Perspective: Immigration reform must be thorough

Many of you have been quite vocal about the immigration bill that passed in the Senate late last month and that is why I wanted to make it clear that I oppose the legislation as passed. I also wanted to take a moment to explain how the process is likely to play out from here.

Immigration reform is too complex and too important to not go through the proper, thorough legislative process. While the Senate has passed its own bill, the House remains opposed to it and dedicated to passing its own immigration reforms in a more deliberate way. The House Judiciary Committee and House Homeland Security Committee have both already started the process of writing and fine-tuning immigration reform bills addressing specific issues that have contributed to the broken system. These smaller bills begin with a strong border security bill, and include bills to reform the visa systems for high-skill workers and farm workers, and a bill to expand the E-Verify system to help employers hire employees able to work legally in the U.S.

And make no mistake that as these bills come before the House, I will take into consideration the many comments I have received from Missourians, like you, over the past few months. As I have since I first ran for Congress back in 2008, I remain opposed to amnesty and I believe it is inherently unfair and insults legal immigrants who have spent years playing by the rules to come to this great country. Amnesty does absolutely nothing to solve our illegal immigration troubles; rather, it exacerbates the problem.

I am keenly aware that the legal process of immigrating to the United States is broken and must be fixed. This broken system often results in the separation of families for years and the loss of good workers to companies abroad and that is, in my opinion, unacceptable and totally avoidable. In order to make the changes we need, I am willing to work with my colleagues from both sides of the aisle to find a solution.

Still, on an issue as important as this, I am not willing to compromise my principles. Therefore, as we tackle immigration, any reforms must strengthen our system to prevent immigrants from remaining in the country past their allotted visa stay and also our border to prohibit the entry of illegal immigrants and illegal substances which may threaten our communities, infrastructure, and economy. We must expand the use of E-Verify to verify work eligibility in the U.S. without penalizing companies that act in good faith to validate their workers. I also believe that we must concentrate on deporting criminal illegal immigrants immediately while reducing the wait times and bureaucratic red-tape for legal immigrant and non-immigrant visas. If we do this right, we will provide incentives for people to come to our country the right way and disincentives to come here the wrong way.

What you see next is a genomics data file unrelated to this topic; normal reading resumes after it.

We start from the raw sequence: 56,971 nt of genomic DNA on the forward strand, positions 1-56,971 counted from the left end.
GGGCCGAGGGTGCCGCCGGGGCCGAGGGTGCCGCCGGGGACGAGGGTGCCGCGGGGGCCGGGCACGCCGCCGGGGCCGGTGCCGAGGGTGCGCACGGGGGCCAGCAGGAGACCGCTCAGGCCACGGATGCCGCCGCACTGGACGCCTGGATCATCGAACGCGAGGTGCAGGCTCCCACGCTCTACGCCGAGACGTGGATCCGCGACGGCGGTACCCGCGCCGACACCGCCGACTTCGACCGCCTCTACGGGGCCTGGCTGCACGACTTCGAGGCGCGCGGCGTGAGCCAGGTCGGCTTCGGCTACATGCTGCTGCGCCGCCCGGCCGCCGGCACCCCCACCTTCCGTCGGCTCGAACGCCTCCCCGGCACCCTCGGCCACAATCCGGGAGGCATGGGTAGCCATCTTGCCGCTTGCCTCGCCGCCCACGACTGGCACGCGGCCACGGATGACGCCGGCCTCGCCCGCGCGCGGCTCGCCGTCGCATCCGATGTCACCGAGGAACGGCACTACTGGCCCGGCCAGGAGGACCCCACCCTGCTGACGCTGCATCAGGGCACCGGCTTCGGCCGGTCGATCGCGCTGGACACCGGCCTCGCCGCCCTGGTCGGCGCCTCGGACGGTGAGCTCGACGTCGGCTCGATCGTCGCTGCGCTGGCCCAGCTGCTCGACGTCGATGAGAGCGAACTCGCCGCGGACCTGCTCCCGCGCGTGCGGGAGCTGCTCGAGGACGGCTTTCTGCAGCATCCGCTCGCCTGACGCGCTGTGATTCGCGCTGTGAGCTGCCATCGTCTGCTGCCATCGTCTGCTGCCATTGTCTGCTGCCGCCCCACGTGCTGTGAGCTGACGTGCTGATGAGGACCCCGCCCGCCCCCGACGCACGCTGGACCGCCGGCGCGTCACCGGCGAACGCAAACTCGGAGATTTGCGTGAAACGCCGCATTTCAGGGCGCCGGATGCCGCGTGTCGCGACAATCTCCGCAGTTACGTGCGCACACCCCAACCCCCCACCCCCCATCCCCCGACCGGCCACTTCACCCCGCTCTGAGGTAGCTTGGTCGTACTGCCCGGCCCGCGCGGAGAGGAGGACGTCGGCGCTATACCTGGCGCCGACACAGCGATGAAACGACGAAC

As we move forward with various proposals for immigration reform, I will remain steadfast in my belief that we are a nation of immigrants and that becoming an American citizen is a great privilege and one we should not take lightly. I also cannot accept the idea of giving those immigrants who have broken the law by coming here illegally an advantage over those who have underwent the legal process and those still waiting for acceptance to enter the U.S. legally. As always, I will continue to listen to you about this important issue and use your comments as a guide on future reforms.

U.S. Rep. Blaine Luetkemeyer, R-Mo., represents the 3rd District, which includes Jefferson City. His local office call be reached at 573-635-7232.

Web link:

luetkemeyer.house.gov

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